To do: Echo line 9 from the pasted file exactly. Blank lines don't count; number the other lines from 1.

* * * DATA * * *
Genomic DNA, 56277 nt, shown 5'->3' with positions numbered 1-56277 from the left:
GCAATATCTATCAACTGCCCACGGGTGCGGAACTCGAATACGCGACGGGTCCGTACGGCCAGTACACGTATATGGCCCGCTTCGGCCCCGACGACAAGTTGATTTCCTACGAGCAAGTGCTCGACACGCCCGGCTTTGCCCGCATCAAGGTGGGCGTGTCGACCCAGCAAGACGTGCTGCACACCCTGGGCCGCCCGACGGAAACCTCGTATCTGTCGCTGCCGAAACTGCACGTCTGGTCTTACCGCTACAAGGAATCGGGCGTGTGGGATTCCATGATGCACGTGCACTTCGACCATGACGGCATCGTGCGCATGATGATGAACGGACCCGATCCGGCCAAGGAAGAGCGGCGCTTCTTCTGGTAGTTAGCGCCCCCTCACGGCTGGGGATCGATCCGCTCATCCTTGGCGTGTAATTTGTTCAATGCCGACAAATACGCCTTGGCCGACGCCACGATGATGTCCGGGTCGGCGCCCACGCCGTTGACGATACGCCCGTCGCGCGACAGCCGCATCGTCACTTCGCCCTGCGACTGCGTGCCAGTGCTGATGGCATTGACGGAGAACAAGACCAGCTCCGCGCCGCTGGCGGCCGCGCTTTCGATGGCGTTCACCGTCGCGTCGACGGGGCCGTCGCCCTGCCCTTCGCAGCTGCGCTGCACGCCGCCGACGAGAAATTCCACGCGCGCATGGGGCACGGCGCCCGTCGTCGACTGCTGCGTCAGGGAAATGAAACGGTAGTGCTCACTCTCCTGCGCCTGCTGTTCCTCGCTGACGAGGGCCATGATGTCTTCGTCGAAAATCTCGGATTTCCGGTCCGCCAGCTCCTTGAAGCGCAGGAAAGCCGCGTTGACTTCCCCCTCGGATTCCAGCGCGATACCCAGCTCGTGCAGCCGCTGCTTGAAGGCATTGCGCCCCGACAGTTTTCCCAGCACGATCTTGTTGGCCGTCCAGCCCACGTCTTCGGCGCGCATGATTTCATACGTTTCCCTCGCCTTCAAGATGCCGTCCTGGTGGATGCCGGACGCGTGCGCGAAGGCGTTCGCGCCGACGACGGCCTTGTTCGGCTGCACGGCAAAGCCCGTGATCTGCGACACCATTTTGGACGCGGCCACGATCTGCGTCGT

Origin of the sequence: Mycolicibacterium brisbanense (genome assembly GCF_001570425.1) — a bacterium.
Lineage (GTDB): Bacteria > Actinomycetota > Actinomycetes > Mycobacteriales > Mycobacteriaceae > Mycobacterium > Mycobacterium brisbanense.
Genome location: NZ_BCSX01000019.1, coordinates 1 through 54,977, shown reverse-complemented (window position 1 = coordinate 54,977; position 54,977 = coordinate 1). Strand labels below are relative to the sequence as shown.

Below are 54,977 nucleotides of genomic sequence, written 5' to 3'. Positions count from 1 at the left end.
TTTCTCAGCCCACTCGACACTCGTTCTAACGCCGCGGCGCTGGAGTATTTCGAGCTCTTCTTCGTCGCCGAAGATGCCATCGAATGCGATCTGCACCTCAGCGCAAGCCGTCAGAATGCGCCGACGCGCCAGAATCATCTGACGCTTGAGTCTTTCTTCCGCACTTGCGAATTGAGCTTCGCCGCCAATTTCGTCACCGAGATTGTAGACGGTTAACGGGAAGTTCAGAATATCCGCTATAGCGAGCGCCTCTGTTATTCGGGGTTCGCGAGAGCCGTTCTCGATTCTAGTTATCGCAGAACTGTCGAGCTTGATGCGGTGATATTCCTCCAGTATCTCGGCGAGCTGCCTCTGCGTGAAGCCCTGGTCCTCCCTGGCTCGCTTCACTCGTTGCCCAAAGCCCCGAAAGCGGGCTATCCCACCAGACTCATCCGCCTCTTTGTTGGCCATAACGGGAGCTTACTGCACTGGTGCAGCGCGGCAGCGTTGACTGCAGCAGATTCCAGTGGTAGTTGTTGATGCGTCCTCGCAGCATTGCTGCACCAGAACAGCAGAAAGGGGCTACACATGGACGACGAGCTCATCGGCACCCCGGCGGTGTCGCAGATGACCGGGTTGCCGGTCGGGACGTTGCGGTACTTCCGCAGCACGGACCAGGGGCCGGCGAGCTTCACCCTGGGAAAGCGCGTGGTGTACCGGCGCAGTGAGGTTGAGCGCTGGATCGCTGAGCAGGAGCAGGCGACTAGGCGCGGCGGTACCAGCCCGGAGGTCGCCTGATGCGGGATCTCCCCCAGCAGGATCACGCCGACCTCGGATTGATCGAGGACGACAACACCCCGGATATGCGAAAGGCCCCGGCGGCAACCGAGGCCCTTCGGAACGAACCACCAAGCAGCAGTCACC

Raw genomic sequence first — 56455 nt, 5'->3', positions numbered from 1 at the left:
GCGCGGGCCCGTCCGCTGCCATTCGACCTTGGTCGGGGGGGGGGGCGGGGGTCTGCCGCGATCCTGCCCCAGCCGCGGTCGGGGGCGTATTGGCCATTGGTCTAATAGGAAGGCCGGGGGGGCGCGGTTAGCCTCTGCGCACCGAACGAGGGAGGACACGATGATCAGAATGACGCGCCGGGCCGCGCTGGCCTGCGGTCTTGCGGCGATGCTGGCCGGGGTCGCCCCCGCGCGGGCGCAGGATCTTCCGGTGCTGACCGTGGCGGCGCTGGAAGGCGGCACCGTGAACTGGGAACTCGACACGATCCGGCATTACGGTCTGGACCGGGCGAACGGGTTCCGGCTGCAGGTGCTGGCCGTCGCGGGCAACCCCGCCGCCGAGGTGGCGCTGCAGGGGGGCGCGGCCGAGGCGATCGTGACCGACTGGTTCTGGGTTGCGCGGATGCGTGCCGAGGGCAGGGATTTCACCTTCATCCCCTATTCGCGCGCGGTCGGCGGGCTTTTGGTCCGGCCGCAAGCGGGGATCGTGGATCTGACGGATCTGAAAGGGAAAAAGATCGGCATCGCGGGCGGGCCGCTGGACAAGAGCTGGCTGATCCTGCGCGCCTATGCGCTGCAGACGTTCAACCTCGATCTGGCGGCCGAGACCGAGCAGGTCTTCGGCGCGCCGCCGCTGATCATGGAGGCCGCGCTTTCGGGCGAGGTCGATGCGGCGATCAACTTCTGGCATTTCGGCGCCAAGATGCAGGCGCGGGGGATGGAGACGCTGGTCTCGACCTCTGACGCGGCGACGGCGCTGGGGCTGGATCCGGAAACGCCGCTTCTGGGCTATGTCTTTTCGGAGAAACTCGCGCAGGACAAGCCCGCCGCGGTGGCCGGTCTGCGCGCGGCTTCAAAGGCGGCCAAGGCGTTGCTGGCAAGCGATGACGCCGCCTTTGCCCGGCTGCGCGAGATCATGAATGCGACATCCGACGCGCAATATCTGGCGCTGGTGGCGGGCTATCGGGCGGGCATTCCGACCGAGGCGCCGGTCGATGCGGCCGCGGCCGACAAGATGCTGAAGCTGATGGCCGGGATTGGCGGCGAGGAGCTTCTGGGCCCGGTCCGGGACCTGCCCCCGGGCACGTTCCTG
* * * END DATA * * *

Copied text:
GCGCGGGCCCGTCCGCTGCCATTCGACCTTGGTCGGGGGGGGGGGCGGGGGTCTGCCGCGATCCTGCCCCAGCCGCGGTCGGGGGCGTATTGGCCATTGGTCTAATAGGAAGGCCGGGGGGGCGCGGTTAGCCTCTGCGCACCGAACGAGGGAGGACACGATGATCAGAATGACGCGCCGGGCCGCGCTGGCCTGCGGTCTTGCGGCGATGCTGGCCGGGGTCGCCCCCGCGCGGGCGCAGGATCTTCCGGTGCTGACCGTGGCGGCGCTGGAAGGCGGCACCGTGAACTGGGAACTCGACACGATCCGGCATTACGGTCTGGACCGGGCGAACGGGTTCCGGCTGCAGGTGCTGGCCGTCGCGGGCAACCCCGCCGCCGAGGTGGCGCTGCAGGGGGGCGCGGCCGAGGCGATCGTGACCGACTGGTTCTGGGTTGCGCGGATGCGTGCCGAGGGCAGGGATTTCACCTTCATCCCCTATTCGCGCGCGGTCGGCGGGCTTTTGGTCCGGCCGCAAGCGGGGATCGTGGATCTGACGGATCTGAAAGGGAAAAAGATCGGCATCGCGGGCGGGCCGCTGGACAAGAGCTGGCTGATCCTGCGCGCCTATGCGCTGCAGACGTTCAACCTCGATCTGGCGGCCGAGACCGAGCAGGTCTTCGGCGCGCCGCCGCTGATCATGGAGGCCGCGCTTTCGGGCGAGGTCGATGCGGCGATCAACTTCTGGCATTTCGGCGCCAAGATGCAGGCGCGGGGGATGGAGACGCTGGTCTCGACCTCTGACGCGGCGACGGCGCTGGGGCTGGATCCGGAAACGCCGCTTCTGGGCTATGTCTTTTCGGAGAAACTCGCGCAGGACAAGCCCGCCGCGGTGGCCGGTCTGCGCGCGGCTTCAAAGGCGGCCAAGGCGTTGCTGGCAAGCGATGACGCCGCCTTTGCCCGGCTGCGCGAGATCATGAATGCGACATCCGACGCGCAATATCTGGCGCTGGTGGCGGGCTATCGGGCGGGCATTCCGACCGAGGCGCCGGTCGATGCGGCCGCGGCCGACAAGATGCTGAAGCTGATGGCCGGGATTGGCGGCGAGGAGCTTCTGGGCCCGGTCCGGGACCTGCCCCCGGGCACGTTCCTG